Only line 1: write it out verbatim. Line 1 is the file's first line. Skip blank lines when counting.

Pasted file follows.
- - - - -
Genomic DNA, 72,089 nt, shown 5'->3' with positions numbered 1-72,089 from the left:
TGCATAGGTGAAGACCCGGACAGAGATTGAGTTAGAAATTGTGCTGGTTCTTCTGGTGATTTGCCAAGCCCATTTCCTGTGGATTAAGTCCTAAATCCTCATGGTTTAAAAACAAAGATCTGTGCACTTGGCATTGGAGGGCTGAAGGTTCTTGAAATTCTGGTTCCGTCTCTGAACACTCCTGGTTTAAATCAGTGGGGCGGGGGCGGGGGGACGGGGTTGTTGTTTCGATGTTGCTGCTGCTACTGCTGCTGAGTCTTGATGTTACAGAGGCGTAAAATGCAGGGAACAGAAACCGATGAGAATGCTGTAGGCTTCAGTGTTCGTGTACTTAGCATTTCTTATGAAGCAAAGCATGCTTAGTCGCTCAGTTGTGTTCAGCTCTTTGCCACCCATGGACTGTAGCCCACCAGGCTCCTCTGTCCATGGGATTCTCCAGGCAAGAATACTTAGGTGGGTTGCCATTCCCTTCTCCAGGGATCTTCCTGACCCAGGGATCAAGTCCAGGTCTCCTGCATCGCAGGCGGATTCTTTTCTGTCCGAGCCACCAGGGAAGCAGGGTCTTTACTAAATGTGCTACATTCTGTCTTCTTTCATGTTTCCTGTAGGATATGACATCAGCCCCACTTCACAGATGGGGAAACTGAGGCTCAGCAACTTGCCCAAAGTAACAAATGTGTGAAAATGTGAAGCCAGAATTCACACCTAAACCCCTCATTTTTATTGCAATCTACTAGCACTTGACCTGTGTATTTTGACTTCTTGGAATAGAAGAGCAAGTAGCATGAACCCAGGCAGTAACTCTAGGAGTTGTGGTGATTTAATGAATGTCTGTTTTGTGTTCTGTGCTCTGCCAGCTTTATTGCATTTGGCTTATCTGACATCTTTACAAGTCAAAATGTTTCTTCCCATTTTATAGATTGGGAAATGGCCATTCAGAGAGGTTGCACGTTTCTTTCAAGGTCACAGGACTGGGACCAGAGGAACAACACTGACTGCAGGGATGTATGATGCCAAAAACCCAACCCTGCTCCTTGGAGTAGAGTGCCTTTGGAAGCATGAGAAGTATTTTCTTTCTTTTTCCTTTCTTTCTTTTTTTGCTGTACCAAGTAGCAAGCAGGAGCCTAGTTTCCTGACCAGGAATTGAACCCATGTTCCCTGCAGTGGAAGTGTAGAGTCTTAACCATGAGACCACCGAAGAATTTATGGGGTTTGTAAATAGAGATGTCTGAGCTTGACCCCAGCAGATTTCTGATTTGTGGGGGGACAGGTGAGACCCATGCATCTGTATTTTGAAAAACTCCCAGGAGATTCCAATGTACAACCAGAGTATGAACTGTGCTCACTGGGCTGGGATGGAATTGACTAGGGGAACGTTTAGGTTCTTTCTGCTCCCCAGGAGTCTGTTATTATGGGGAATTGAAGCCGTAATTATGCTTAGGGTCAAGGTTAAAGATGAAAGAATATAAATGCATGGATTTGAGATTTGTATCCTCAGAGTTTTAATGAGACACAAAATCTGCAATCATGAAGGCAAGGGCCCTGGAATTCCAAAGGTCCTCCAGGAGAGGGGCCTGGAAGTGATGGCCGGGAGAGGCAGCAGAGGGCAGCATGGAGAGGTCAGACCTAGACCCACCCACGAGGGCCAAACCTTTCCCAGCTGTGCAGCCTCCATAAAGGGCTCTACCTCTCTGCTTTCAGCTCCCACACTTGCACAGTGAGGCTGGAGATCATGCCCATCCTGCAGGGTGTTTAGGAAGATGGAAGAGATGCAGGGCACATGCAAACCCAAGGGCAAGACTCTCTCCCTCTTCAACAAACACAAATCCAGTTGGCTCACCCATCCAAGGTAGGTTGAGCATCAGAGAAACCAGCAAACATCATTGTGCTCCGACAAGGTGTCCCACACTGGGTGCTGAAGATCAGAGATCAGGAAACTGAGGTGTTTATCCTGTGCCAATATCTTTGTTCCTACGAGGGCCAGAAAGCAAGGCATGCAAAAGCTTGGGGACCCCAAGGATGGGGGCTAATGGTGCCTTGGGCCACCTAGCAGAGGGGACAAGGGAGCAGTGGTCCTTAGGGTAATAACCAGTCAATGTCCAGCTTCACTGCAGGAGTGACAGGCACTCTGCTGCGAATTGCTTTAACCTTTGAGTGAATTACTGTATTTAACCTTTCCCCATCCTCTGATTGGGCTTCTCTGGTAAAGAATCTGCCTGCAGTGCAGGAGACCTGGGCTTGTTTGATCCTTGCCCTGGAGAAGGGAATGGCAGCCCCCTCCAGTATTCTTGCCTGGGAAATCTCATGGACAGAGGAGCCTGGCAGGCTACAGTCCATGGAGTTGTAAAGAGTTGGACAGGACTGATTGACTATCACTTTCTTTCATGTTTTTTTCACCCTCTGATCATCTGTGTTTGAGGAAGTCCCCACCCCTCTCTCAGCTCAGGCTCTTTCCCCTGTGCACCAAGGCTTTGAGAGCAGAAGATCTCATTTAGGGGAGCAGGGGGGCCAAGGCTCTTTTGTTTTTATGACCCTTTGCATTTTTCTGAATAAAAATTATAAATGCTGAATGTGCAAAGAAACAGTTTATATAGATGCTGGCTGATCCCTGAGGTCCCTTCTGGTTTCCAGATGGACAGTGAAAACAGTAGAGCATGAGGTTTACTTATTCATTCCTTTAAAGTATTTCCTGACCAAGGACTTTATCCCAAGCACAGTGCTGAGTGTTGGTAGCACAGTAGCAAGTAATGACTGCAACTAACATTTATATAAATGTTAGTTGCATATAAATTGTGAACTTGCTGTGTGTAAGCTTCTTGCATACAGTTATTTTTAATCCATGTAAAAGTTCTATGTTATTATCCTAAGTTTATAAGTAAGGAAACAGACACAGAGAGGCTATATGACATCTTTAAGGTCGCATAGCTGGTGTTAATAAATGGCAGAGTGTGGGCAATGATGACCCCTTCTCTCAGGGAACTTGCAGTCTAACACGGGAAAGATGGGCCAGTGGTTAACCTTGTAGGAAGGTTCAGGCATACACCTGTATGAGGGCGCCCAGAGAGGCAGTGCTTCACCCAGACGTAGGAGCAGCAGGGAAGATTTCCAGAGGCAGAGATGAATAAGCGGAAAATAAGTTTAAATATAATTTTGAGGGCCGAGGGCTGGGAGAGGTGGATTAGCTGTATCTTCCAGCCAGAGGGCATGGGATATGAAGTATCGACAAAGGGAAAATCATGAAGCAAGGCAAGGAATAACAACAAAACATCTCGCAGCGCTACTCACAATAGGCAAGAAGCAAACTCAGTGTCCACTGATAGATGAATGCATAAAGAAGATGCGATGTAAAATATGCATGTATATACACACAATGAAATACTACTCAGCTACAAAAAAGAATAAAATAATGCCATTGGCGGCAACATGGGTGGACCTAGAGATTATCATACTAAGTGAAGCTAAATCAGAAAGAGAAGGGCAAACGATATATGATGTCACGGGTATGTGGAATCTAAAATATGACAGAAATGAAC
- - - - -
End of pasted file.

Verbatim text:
Genomic DNA, 72,089 nt, shown 5'->3' with positions numbered 1-72,089 from the left: